The Guild of Newspapers Editors (SL) notes with deep concern the content of a press release dated 15th May, 2020 issued by the Clerk of Parliament setting eligibility criteria for journalists who wish to be accredited to report parliamentary proceedings.
The release demands that the following documents will be required of every journalist wishing to be accredited by the Parliamentary Media Accreditation Committee:
– CV and photocopies of relevant documents;
– Academic qualification of at least a diploma in Mass Communication/Journalism or any other discipline from a recognized University/College;
– Media practitioner for at least a period of two years;
– Photocopy of a valid operational licenses granted by the IMC;
– Being a member of SLAJ or having practiced for several years is an advantage;
While the Guild understands the need for credible and accurate reporting of parliamentary proceedings, we note that setting out such eligibility criteria for journalists is tantamount to an unjustified restriction of their access to parliamentary proceedings.
There are journalistic associations such as the Guild of Newspaper Editors, the Sierra Leone Reporters Union, the Parliamentary Press Gallery, and the Sierra Leone Association of Journalists which assist in regulating the conduct and practice of journalists in Sierra Leone. There is also the Independent Media Commission, a body set up by an act of Parliament, to regulate the media.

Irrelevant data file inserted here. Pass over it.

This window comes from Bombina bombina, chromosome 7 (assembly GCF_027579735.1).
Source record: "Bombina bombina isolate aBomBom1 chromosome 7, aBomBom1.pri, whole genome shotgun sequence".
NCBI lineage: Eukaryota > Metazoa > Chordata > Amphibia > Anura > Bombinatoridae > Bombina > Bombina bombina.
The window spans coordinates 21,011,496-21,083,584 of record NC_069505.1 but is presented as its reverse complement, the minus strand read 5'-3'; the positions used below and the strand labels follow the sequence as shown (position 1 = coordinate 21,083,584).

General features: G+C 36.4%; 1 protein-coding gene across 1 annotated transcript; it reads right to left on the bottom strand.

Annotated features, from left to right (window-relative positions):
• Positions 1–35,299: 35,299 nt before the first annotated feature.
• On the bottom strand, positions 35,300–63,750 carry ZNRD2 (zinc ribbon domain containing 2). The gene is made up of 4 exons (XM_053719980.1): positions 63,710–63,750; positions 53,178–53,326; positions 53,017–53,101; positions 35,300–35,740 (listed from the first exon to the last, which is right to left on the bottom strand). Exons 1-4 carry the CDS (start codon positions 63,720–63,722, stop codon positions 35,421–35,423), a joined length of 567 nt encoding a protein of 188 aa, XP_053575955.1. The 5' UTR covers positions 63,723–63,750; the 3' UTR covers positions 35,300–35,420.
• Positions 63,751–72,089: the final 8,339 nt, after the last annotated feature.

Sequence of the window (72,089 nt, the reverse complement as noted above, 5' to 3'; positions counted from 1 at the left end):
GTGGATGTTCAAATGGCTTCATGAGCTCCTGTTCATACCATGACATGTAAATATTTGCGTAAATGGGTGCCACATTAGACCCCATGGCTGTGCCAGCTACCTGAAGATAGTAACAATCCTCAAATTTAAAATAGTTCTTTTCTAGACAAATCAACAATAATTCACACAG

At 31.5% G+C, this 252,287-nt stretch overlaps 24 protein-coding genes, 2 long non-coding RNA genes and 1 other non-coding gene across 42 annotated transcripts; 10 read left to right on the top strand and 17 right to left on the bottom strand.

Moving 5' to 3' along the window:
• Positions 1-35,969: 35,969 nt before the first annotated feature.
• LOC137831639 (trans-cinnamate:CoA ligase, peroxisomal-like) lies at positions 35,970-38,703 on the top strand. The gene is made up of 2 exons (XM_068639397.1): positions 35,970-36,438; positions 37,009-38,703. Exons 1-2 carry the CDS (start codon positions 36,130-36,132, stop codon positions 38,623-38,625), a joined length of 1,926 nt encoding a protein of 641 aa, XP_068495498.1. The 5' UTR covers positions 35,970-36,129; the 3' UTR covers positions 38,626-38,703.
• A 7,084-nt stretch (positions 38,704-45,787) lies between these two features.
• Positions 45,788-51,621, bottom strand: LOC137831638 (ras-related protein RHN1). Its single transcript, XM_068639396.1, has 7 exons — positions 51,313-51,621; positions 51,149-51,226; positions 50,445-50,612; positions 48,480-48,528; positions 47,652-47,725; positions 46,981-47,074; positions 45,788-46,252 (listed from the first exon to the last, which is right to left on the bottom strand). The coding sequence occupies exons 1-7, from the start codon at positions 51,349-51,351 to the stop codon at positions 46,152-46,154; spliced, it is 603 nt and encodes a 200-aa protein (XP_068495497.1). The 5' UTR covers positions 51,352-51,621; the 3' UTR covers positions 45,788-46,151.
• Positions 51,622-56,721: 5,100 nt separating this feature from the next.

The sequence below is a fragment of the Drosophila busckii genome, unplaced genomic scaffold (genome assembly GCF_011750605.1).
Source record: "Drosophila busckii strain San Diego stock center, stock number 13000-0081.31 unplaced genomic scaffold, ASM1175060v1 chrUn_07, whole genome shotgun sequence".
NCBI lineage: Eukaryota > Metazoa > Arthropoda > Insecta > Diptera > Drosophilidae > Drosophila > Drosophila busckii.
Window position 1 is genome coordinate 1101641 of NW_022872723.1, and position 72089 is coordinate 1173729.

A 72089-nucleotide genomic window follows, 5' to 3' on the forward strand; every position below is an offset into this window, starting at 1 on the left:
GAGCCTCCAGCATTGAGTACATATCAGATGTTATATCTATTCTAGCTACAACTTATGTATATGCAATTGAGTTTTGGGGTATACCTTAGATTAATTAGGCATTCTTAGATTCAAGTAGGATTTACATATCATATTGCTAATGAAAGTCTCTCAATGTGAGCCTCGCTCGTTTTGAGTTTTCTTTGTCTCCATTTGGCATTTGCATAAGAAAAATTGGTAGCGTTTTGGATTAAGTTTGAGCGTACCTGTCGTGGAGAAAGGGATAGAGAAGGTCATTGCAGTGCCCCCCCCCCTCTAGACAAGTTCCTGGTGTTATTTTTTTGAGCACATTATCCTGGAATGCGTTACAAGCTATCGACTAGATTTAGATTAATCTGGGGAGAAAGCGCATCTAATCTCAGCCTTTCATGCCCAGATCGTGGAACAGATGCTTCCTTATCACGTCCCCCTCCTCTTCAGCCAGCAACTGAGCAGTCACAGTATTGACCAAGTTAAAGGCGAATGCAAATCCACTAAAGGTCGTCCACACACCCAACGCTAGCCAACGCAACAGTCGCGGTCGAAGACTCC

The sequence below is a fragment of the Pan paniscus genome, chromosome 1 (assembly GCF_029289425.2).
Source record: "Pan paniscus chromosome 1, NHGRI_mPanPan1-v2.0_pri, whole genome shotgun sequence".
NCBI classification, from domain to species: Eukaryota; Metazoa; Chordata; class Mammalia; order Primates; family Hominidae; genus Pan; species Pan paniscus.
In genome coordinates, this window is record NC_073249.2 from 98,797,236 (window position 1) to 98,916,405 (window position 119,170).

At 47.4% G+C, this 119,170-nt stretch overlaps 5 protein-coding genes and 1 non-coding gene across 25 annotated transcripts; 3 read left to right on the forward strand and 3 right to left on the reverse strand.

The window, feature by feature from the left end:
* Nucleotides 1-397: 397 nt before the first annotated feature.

Additionally, we wish to draw the attention of the Clerk of Parliament to Section 25 (1) of the 1991 constitution of Sierra Leone, which states as follows:
“Except with his own consent, no person shall be hindered in the enjoyment of his freedom of expression, and for the purpose of this section, the said freedom includes the freedom to hold opinion and to receive and impart ideas and information without interference, freedom from interference with his correspondence…”
The 1948 Universal Declaration of Human Rights to which Sierra Leone is a signatory and many other international human rights instruments guarantee citizens’ right to hold their government to account.
It is our considered position, therefore, that the eligibility criteria set out by the Clerk of Parliament should be the sole function of SLAJ or any of the professional bodies regulating journalists in Sierra Leone.
Consequently, the Guild of Newspaper Editors views the latest request by Parliament as a form of censorship and a calculated attempt to muzzle free and independent press in Sierra Leone. The Guild of Newspaper Editors, therefore, calls for an immediate review of the eligibility criteria set out in the aforementioned press release with the view to granting journalists an unfettered access to parliamentary proceedings.
The Guild of Editors and its members commit themselves to:
– Defend and promote media freedom and editorial independence.
– Promote quality and ethical journalism.
– Provide a forum for sharing ideas and experiences that are critical in and for the media.
Donald E. A. Theo-Harding